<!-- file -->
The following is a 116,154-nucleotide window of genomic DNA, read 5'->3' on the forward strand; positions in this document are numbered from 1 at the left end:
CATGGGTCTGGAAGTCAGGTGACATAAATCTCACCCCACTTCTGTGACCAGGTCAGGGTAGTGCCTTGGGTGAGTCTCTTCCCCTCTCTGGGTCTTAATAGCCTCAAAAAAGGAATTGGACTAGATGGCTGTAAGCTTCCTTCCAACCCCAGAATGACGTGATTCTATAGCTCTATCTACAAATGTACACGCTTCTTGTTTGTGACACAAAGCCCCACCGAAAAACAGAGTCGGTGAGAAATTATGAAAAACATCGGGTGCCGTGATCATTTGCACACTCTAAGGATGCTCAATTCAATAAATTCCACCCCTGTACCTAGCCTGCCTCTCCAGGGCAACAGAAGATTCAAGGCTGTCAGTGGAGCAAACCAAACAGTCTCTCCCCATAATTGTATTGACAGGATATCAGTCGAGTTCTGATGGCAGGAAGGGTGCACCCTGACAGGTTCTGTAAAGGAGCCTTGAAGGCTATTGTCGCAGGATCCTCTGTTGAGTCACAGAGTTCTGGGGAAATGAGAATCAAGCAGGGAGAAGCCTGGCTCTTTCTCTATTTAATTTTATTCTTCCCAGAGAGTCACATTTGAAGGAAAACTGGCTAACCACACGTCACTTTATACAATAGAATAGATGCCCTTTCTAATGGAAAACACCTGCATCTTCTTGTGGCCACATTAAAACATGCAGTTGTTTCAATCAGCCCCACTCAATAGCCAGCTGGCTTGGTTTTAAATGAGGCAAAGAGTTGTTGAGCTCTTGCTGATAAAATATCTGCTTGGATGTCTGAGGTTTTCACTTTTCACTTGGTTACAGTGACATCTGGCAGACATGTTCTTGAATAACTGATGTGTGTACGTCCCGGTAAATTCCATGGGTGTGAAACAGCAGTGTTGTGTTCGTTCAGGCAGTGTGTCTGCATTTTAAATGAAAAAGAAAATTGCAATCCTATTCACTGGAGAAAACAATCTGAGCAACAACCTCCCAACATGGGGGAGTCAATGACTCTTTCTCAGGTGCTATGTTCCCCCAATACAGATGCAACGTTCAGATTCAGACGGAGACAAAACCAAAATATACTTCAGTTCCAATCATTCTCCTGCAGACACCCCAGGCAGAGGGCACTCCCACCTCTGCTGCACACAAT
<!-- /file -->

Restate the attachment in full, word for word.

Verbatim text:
The following is a 116,154-nucleotide window of genomic DNA, read 5'->3' on the forward strand; positions in this document are numbered from 1 at the left end:
CATGGGTCTGGAAGTCAGGTGACATAAATCTCACCCCACTTCTGTGACCAGGTCAGGGTAGTGCCTTGGGTGAGTCTCTTCCCCTCTCTGGGTCTTAATAGCCTCAAAAAAGGAATTGGACTAGATGGCTGTAAGCTTCCTTCCAACCCCAGAATGACGTGATTCTATAGCTCTATCTACAAATGTACACGCTTCTTGTTTGTGACACAAAGCCCCACCGAAAAACAGAGTCGGTGAGAAATTATGAAAAACATCGGGTGCCGTGATCATTTGCACACTCTAAGGATGCTCAATTCAATAAATTCCACCCCTGTACCTAGCCTGCCTCTCCAGGGCAACAGAAGATTCAAGGCTGTCAGTGGAGCAAACCAAACAGTCTCTCCCCATAATTGTATTGACAGGATATCAGTCGAGTTCTGATGGCAGGAAGGGTGCACCCTGACAGGTTCTGTAAAGGAGCCTTGAAGGCTATTGTCGCAGGATCCTCTGTTGAGTCACAGAGTTCTGGGGAAATGAGAATCAAGCAGGGAGAAGCCTGGCTCTTTCTCTATTTAATTTTATTCTTCCCAGAGAGTCACATTTGAAGGAAAACTGGCTAACCACACGTCACTTTATACAATAGAATAGATGCCCTTTCTAATGGAAAACACCTGCATCTTCTTGTGGCCACATTAAAACATGCAGTTGTTTCAATCAGCCCCACTCAATAGCCAGCTGGCTTGGTTTTAAATGAGGCAAAGAGTTGTTGAGCTCTTGCTGATAAAATATCTGCTTGGATGTCTGAGGTTTTCACTTTTCACTTGGTTACAGTGACATCTGGCAGACATGTTCTTGAATAACTGATGTGTGTACGTCCCGGTAAATTCCATGGGTGTGAAACAGCAGTGTTGTGTTCGTTCAGGCAGTGTGTCTGCATTTTAAATGAAAAAGAAAATTGCAATCCTATTCACTGGAGAAAACAATCTGAGCAACAACCTCCCAACATGGGGGAGTCAATGACTCTTTCTCAGGTGCTATGTTCCCCCAATACAGATGCAACGTTCAGATTCAGACGGAGACAAAACCAAAATATACTTCAGTTCCAATCATTCTCCTGCAGACACCCCAGGCAGAGGGCACTCCCACCTCTGCTGCACACAAT